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Most of us do worry about our health from time to time but, for some people, health worries become overwhelming and a problem in itself.

Health anxiety is excessive worrying about your health, to the point where it affects your everyday life and makes you feel very distressed.

Some people with health anxiety have a medical or long-term condition, which they are managing, but may also worry about their health excessively. Others have medically unexplained symptoms, which they are concerned may be a sign of a serious illness, despite the doctor’s reassurance. Others may be highly anxious and preoccupied about their future health, for example, getting cancer or heart disease.

“I have worried a lot about getting ill and do make frequent appointments to see my GP. I am learning to cope with my uncertainty and anxiety.”

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  • What is it?
  • Common Symptoms
  • How Let's Talk can help
When we have health anxiety we may frequently seek information and reassurance about our health.

Alternatively, we may avoid our doctor and medical information, or any activity that might make us feel physically changed, for example, exercise. Neither of these are helpful and can lead to a vicious circle which increases our anxiety.

Constantly seeking reassurance gives short-term relief, but increases the problem in your mind, and usually makes you feel worse. If you keep checking and scanning your body for signs of illness, you will increase your anxiety and this will make you self-check and seek reassurance even more.

When physical symptoms are triggered or made worse by worrying, it causes even more anxiety, which just worsens the symptoms. Excessive worrying can also lead to panic attacks, social avoidance or even depression.

In order to know if you have health anxiety you may find it helpful to answer the following questions:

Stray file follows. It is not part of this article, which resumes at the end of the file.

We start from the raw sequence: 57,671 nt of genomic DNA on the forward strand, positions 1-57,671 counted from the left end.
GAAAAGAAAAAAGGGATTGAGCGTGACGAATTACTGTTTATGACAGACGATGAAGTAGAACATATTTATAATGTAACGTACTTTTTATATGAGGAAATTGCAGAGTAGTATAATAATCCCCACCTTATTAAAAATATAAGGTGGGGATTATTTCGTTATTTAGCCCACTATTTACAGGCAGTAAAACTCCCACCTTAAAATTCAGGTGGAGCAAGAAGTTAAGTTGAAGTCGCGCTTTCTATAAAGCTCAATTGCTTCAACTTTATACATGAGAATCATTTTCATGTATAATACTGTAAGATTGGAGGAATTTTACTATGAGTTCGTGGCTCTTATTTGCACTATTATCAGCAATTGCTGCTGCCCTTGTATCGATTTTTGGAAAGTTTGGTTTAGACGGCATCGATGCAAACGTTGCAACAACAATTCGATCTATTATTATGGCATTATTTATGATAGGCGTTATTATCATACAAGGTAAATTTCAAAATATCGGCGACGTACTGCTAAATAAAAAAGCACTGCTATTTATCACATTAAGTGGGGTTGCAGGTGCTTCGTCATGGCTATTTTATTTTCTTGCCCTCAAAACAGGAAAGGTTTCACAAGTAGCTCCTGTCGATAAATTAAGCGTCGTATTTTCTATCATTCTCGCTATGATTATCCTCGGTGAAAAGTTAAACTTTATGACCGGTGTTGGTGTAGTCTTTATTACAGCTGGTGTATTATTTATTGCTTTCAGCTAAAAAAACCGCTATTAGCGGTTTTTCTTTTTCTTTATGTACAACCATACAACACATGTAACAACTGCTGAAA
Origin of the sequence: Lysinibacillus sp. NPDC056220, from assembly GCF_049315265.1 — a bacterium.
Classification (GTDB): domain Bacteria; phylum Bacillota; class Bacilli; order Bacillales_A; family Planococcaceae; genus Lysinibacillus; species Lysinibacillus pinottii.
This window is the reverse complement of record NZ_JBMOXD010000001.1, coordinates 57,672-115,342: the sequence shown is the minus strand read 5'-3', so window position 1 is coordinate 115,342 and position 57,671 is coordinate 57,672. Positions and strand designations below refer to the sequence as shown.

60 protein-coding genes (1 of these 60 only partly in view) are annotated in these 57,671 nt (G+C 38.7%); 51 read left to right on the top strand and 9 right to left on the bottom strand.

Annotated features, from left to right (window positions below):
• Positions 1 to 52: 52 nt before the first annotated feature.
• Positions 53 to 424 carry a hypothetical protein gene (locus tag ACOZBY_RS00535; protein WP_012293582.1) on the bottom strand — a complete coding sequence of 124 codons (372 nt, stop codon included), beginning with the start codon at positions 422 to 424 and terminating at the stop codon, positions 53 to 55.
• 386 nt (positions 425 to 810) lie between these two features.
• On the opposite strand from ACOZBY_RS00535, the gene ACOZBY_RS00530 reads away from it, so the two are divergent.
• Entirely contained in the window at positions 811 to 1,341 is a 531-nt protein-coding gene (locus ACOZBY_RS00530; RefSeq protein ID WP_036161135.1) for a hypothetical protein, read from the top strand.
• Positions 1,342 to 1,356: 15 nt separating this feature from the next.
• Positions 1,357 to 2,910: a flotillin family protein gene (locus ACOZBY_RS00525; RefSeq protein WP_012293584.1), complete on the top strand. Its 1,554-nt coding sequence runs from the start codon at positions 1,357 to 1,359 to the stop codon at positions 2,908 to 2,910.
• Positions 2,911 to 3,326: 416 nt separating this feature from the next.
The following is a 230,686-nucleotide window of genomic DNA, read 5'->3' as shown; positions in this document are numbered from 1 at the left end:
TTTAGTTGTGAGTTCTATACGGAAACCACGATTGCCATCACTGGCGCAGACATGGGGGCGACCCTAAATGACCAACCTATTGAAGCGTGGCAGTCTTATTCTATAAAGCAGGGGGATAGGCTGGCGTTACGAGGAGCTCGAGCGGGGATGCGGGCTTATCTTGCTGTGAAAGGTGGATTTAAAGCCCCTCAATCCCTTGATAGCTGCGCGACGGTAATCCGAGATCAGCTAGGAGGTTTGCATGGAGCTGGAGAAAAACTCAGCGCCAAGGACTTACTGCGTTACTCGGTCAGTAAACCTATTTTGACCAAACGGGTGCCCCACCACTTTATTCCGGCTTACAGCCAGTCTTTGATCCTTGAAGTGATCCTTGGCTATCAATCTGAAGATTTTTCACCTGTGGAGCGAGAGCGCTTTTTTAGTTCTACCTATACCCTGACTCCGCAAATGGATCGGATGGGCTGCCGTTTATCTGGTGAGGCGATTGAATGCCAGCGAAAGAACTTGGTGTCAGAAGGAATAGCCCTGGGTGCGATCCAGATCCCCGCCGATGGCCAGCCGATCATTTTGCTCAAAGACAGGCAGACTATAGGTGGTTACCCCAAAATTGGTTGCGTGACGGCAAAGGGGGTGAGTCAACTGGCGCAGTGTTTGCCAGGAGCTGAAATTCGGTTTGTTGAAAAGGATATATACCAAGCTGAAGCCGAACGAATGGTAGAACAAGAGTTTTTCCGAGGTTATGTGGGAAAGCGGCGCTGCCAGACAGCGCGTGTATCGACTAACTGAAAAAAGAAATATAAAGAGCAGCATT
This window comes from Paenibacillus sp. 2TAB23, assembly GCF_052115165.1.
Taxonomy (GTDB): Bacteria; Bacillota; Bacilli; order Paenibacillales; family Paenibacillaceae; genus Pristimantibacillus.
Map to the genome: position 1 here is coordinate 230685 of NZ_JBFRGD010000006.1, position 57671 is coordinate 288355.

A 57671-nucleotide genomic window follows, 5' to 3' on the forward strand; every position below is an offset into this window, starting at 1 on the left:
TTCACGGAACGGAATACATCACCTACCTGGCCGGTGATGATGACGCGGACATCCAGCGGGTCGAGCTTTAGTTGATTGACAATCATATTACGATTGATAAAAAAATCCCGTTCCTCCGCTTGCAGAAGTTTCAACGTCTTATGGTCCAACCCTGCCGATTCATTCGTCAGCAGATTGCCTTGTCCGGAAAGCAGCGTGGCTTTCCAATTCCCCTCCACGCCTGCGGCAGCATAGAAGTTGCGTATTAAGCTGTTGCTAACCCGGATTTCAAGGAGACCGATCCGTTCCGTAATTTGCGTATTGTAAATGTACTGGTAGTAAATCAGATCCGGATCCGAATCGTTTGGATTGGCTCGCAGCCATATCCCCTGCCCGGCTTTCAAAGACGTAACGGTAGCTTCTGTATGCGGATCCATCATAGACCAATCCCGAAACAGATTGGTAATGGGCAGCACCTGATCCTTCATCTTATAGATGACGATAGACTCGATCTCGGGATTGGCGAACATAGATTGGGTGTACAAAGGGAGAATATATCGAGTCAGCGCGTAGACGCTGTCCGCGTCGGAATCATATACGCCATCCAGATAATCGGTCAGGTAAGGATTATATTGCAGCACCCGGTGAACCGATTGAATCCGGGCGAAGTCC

• Have you been preoccupied with having a serious illness because of body symptoms, which has lasted at least six months?
  • Have you felt distressed due to this preoccupation?
  • Have you found that this preoccupation impacts negatively on all areas of life, including family life, social life and work?
  • Have you needed to carry out constant self-examination and self-diagnosis?
  • Have you experienced disbelief over a diagnosis from a doctor, or felt you are unconvinced by your doctor’s reassurances that you are fine?
  • Do you constantly need reassurance from doctors, family and friends that you are fine, even if you don’t really believe what you are being told?

If you have answered yes to the above questions, you may have health anxiety.

At Let’s Talk we will assess your needs and offer you the appropriate treatment to help you to get back on track. The help we offer may include self-help,  attending a course, individual guided self-help over the telephone or face-to-face therapy sessions. You may also be advised by your GP to consider anti-depressant medication.

Psychological help will aim at helping you learn more about your fears and learn to live life in a more peaceful, accepting way. Techniques will work with you to manage your worrying thoughts, face situations you may have been avoiding, relax your body and mind and increase your confidence. If you have a long-term condition, learning to manage health anxiety can improve your quality of life.

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Further reading and resources – Health Anxiety

Further reading and resources

  • Overcoming Health Anxiety:
    A Self Help Guide using
    Cognitive Behavioural Techniques

    David Veale and Rob Wilson (2009)
  • An Introduction to Coping
    with Health Anxiety

    Brenda Hogan and Charles Young (2007)
  • Overcoming Anxiety:
    A Self Help Guide using
    Cognitive Behavioural Therapy

    Helen Kennerley (2014)
  • Mind over Mood:
    Change how you feel by changing the way you think

    Dennis Greenberger and Christine Padesky (2nd Edition, 2015)
  • Mindfulness, A Practical Guide:
    Finding Peace in a Frantic World

    Mark Williams and Danny Penman (2011)
  • The Reading Agency